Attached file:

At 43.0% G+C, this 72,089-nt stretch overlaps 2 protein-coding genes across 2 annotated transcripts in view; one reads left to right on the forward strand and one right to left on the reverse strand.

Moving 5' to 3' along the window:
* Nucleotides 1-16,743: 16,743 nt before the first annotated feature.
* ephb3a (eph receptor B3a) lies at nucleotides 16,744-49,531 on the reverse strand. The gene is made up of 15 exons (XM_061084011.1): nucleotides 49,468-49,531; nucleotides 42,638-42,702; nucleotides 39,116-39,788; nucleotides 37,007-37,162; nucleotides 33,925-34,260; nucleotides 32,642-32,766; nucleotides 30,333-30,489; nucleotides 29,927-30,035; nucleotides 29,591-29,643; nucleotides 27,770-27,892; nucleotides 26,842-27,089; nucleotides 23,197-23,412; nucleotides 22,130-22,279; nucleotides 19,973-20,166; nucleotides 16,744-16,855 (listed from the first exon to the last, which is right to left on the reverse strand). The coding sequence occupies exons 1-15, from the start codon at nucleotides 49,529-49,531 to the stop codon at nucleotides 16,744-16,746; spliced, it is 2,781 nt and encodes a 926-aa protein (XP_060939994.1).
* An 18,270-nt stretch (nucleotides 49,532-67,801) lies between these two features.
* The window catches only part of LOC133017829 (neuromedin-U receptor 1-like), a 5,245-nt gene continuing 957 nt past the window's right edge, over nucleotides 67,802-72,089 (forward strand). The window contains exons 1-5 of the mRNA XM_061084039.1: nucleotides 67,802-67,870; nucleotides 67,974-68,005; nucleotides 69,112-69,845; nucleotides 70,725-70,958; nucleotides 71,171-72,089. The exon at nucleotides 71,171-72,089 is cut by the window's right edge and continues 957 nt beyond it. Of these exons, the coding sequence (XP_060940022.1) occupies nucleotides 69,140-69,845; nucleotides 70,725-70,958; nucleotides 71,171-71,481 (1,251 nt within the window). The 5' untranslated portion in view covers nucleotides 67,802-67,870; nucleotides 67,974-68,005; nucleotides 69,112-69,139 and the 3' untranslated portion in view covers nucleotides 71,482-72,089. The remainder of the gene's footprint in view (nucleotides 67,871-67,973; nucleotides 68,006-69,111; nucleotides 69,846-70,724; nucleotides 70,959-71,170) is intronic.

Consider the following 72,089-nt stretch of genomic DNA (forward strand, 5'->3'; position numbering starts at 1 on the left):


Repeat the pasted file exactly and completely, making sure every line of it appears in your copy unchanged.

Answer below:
At 43.0% G+C, this 72,089-nt stretch overlaps 2 protein-coding genes across 2 annotated transcripts in view; one reads left to right on the forward strand and one right to left on the reverse strand.

Moving 5' to 3' along the window:
* Nucleotides 1-16,743: 16,743 nt before the first annotated feature.
* ephb3a (eph receptor B3a) lies at nucleotides 16,744-49,531 on the reverse strand. The gene is made up of 15 exons (XM_061084011.1): nucleotides 49,468-49,531; nucleotides 42,638-42,702; nucleotides 39,116-39,788; nucleotides 37,007-37,162; nucleotides 33,925-34,260; nucleotides 32,642-32,766; nucleotides 30,333-30,489; nucleotides 29,927-30,035; nucleotides 29,591-29,643; nucleotides 27,770-27,892; nucleotides 26,842-27,089; nucleotides 23,197-23,412; nucleotides 22,130-22,279; nucleotides 19,973-20,166; nucleotides 16,744-16,855 (listed from the first exon to the last, which is right to left on the reverse strand). The coding sequence occupies exons 1-15, from the start codon at nucleotides 49,529-49,531 to the stop codon at nucleotides 16,744-16,746; spliced, it is 2,781 nt and encodes a 926-aa protein (XP_060939994.1).
* An 18,270-nt stretch (nucleotides 49,532-67,801) lies between these two features.
* The window catches only part of LOC133017829 (neuromedin-U receptor 1-like), a 5,245-nt gene continuing 957 nt past the window's right edge, over nucleotides 67,802-72,089 (forward strand). The window contains exons 1-5 of the mRNA XM_061084039.1: nucleotides 67,802-67,870; nucleotides 67,974-68,005; nucleotides 69,112-69,845; nucleotides 70,725-70,958; nucleotides 71,171-72,089. The exon at nucleotides 71,171-72,089 is cut by the window's right edge and continues 957 nt beyond it. Of these exons, the coding sequence (XP_060940022.1) occupies nucleotides 69,140-69,845; nucleotides 70,725-70,958; nucleotides 71,171-71,481 (1,251 nt within the window). The 5' untranslated portion in view covers nucleotides 67,802-67,870; nucleotides 67,974-68,005; nucleotides 69,112-69,139 and the 3' untranslated portion in view covers nucleotides 71,482-72,089. The remainder of the gene's footprint in view (nucleotides 67,871-67,973; nucleotides 68,006-69,111; nucleotides 69,846-70,724; nucleotides 70,959-71,170) is intronic.

Consider the following 72,089-nt stretch of genomic DNA (forward strand, 5'->3'; position numbering starts at 1 on the left):